The Rouge National Urban Park is a vast unspoiled natural preserve and home to Toronto’s only campground. The park’s incredible biodiversity makes for some great hiking opportunities. Regardless of your fitness level and the amount of time you have, you’ll find a trail to suit your needs. If you’re looking for something quick and easy, the Rouge Marsh Trail offers beautiful views of Toronto’s largest remaining wetland and can be completed in less than 30 minutes. With a bit more time and willingness to tackle a few hills, you can explore the five-kilometre Mast Trail. This route will take you through the interior forest along an old logging trail.
Where: 7450 Kingston Road, Toronto, ON
Uber fare estimate: $36 – $47 from downtown Toronto
- Calgary hiking destinations
Just northwest of Calgary lies Nose Hill Park, one of the best remaining examples of the native grassland of the Canadian prairie. As you’re hiking around Nose Hill Park, keep your eyes peeled for archaeological sites. Because of its unique elevation, Nose Hill and neighboring Broadcast Hill were considered sacred by indigenous people and once used as burial and ceremonial sites. When you make it to the plateau, you’ll be rewarded with views of downtown Calgary and the Rocky Mountains. Don’t forget Fido—there are plenty of off-leash areas in the park.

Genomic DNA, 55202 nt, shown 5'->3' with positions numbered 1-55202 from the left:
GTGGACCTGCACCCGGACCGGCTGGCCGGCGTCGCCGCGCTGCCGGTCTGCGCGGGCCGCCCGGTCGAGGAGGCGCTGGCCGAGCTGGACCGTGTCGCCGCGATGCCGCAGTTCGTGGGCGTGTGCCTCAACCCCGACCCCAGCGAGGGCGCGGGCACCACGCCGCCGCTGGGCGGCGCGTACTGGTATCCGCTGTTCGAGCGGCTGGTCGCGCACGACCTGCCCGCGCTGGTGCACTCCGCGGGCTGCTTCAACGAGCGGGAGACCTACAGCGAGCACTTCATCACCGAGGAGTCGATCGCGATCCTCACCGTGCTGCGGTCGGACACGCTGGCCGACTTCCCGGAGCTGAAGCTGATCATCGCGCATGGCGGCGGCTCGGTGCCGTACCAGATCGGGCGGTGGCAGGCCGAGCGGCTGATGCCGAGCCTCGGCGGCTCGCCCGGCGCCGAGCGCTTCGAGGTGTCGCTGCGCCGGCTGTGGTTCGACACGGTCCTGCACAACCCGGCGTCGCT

Where: 5620 14 St NW, Calgary, AB
Uber fare estimate: $14 – $18 from downtown Calgary
Thanks to nearly a century of military use, Weaselhead Park has some rather unique features. Beginning in 1908, the Canadian military used the coniferous forest around the Elbow River for training exercises, so foxholes and trenches can still be found throughout the park. While it’s always a good idea to stay on marked trails when hiking in protected areas, it’s even more important in Weaselhead Flats—since a 2013 flood revealed unexploded ordinances buried around the park. The park was closed for six months so the explosives could be removed, but there is a slight chance that some explosives remain in areas that are off-limits to the public.
Where: 66 Ave and 37 St SW, Calgary, AB
Uber fare estimate: $20 – $26 from downtown Calgary